Highlights of Bloggers handbook

Below are highlights of the Reporters without Borders’ “Handbook for Bloggers and Cyber-dissidents” (download 81-page PDF)
Clothilde Le Coz, Internet Freedom desk, Reporters without Borders

Bloggers cause anxiety. Governments are wary of these men and women, who are posting news, without being professional journalists. Worse, bloggers sometimes raise sensitive issues which the media, now known as “traditional”, do not dare cover. Blogs have in some countries become a source of news in their own right.
…blogs are a fantastic tool for freedom of expression. They have unloosed the tongues of ordinary citizens. People who were until now only consumers of news have become players in a new form of journalism, a “grassroots” journalism…
Blogs are more or less controllable for those who want to keep them under surveillance.
Governments that are most up to do date with new technology use the most sophisticated filtering or blocking techniques, preventing them from appearing on the Web at all.
In countries where censorship holds sway, blogs are sometimes the only source of news.

LeMondedublog.com, an online magazine about blogging

What is a blog?
• containing mostly news (“posts”).
• regularly updated.
• in the form of a diary (most recent posts at the top of the page), with most of the posts also arranged in categories.
• set up using a specially-designed interactive tool.
• usually created and run by a single person, sometimes anonymously.

• are usually text (including external links), sometimes with pictures and, more and more often, sound and video.
• can be commented on by visitors.
• are archived on the blog and can been accessed there indefinitely.

• is easier to set up and maintain and so much more active and more frequently updated.
• encourages a more open and personal style and franker viewpoints.
• greatly encourages discussion with visitors and other bloggers.
• sets a standard worldwide format for blogs, involving similar methods (two or three-column layout, comments on posts and RSS (Really Simple Syndication) feed.

Websites about blogging
There are many websites about blogging. Here are some addresses :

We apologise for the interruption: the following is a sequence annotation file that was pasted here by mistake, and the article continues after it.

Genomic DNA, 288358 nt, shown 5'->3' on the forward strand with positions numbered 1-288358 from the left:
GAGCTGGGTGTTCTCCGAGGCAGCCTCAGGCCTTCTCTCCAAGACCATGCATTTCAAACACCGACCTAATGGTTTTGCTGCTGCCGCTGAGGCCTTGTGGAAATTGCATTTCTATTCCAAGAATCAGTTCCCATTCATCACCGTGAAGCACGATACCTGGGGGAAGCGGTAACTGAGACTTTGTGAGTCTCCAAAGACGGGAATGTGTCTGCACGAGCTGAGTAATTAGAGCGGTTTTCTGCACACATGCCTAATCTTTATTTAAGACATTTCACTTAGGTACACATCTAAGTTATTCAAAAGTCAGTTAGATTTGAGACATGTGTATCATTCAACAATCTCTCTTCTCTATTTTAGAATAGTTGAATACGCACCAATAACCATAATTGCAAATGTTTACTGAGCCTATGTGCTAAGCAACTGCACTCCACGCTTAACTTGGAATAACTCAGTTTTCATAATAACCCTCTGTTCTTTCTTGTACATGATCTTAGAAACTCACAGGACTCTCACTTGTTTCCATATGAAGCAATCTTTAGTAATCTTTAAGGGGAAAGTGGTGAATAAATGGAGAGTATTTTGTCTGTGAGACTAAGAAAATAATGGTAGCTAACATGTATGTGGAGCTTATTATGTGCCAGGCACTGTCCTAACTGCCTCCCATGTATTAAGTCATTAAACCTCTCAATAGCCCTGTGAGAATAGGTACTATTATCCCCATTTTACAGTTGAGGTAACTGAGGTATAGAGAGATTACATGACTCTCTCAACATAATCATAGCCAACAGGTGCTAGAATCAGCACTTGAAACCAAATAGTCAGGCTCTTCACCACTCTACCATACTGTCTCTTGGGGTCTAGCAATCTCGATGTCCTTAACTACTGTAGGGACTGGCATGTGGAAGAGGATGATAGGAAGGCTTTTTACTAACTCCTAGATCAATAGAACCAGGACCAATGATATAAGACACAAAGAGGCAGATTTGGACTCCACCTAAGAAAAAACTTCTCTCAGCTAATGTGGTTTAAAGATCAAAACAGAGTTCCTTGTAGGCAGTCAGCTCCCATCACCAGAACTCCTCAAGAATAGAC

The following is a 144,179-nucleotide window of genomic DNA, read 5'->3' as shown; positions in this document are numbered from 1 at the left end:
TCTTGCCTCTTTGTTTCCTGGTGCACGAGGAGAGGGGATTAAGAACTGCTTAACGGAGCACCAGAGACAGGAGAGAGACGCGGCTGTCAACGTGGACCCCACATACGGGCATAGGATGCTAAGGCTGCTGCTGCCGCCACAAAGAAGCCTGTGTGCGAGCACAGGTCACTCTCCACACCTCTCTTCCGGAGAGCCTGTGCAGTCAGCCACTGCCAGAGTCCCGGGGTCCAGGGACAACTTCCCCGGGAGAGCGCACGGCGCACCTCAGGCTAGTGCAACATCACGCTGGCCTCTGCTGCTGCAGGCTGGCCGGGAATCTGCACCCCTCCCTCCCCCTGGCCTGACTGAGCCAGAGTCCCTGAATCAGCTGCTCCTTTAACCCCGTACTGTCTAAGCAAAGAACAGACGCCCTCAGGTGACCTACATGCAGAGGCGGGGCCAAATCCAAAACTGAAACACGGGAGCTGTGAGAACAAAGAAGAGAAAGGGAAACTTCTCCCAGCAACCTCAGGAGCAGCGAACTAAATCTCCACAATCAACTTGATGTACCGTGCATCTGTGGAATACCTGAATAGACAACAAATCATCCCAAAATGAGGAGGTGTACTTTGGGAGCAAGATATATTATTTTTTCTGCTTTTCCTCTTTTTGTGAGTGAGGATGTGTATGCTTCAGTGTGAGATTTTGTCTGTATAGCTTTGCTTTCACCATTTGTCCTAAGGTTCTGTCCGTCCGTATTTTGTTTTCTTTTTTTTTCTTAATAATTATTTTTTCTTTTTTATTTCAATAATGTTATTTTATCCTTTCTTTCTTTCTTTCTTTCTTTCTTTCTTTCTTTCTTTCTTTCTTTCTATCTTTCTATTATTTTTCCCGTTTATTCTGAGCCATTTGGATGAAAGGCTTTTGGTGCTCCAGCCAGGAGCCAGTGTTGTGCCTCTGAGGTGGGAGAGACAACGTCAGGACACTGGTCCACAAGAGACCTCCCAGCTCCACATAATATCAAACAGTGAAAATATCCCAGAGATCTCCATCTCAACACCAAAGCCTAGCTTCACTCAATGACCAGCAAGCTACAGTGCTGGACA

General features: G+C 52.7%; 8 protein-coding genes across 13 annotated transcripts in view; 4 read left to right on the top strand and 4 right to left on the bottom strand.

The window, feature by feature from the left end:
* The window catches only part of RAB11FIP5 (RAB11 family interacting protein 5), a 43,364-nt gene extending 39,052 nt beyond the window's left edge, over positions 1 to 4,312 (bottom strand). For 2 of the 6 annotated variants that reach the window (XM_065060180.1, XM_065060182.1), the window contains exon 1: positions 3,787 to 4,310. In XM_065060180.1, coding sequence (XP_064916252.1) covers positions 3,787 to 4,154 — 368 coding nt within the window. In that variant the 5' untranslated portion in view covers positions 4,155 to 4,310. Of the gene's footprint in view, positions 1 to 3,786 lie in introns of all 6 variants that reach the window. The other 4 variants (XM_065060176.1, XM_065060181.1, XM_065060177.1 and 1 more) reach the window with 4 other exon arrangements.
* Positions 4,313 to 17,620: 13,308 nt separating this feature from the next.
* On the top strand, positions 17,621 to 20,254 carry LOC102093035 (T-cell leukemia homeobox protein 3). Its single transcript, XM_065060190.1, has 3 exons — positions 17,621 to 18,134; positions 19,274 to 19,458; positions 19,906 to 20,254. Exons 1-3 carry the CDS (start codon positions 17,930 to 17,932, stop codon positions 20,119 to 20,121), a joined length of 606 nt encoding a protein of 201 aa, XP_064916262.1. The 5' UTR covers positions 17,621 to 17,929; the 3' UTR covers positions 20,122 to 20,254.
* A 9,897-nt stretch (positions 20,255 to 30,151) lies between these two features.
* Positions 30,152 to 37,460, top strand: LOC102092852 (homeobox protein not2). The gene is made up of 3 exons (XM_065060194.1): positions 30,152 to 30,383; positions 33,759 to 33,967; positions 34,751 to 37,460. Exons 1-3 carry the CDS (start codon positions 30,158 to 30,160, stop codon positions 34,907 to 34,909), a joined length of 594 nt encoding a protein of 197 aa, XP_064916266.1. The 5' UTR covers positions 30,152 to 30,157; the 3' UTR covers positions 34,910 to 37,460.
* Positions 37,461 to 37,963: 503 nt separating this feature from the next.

Dan Gilmore, founder of Grassroots Media Inc., a company aimed at promoting grassroots journalism

What ethics should bloggers have?
Not all bloggers do journalism. Most do not. But when they do, they should be ethical.
The professional journalism world is awash in ethics codes. Some are longer than the United States Constitution, trying to anticipate every possible breach. Others are short and succinct, offering more positive guidance. The cyber-journalist Website has adapted for bloggers an ethics code from the Society of Professional Journalists, an American group. It is a solid and worthy effort.
All ethics codes are created for one essential purpose: to instill trust. If a reader (or viewer or listener) cannot trust the report, there is usually little reason to bother in the first place.
There are pillars of good journalism: thoroughness, accuracy, fairness, transparency and independence. The lines separating them are not always clear. They are open to wide interpretation, and are therefore loaded with nuance in themselves.

Mark Glaser
A columnist for Online Journalism Review
What really makes a blog shine

In the billions and billions of words posted by the millions of blogs worldwide, what makes one particular blog stand out from the teeming mass? What puts the blog writer into a special class, makes readers return day after day and brings accolades from the media?
It’s connection. Successful bloggers are those who connect with their readers, whether 10 or 10,000 people, by entertaining or enlightening them. Many people like to draw boundaries between bloggers and other writers (journalists, novelists, marketers) but their goals are similar: grab people by the collar and don’t let go.
But what makes these and other noteworthy blogs shine? Here are some of their main attributes, the things that set them apart from all those millions of other blogs:
The best bloggers talk in their own voice, celebrate their unique identity and tell the stories that are real to them.
The biggest problem with the vast majority of blogs is that they are stale. To be successful, bloggers must keep writing posts on a regular basis and stay up on the topics that interest them, including current affairs. That doesn’t mean they have to post 12 times every day, but a few weeks off can kill a blog’s audience.
One of the distinguishing features of blogs is interactivity. There are many ways to engage your readers, involve them in the conversation and utilize their feedback.
While many blogs include commentary, some also include original old-fashioned reporting. There’s no right way to do it, but having either original reporting or an original angle on a story helps set your blog apart.

1 thought on “Highlights of Bloggers handbook

  1. Pingback: COM 405: International Communication – Exam notes | Writing • Photography • Blogs • Journalism

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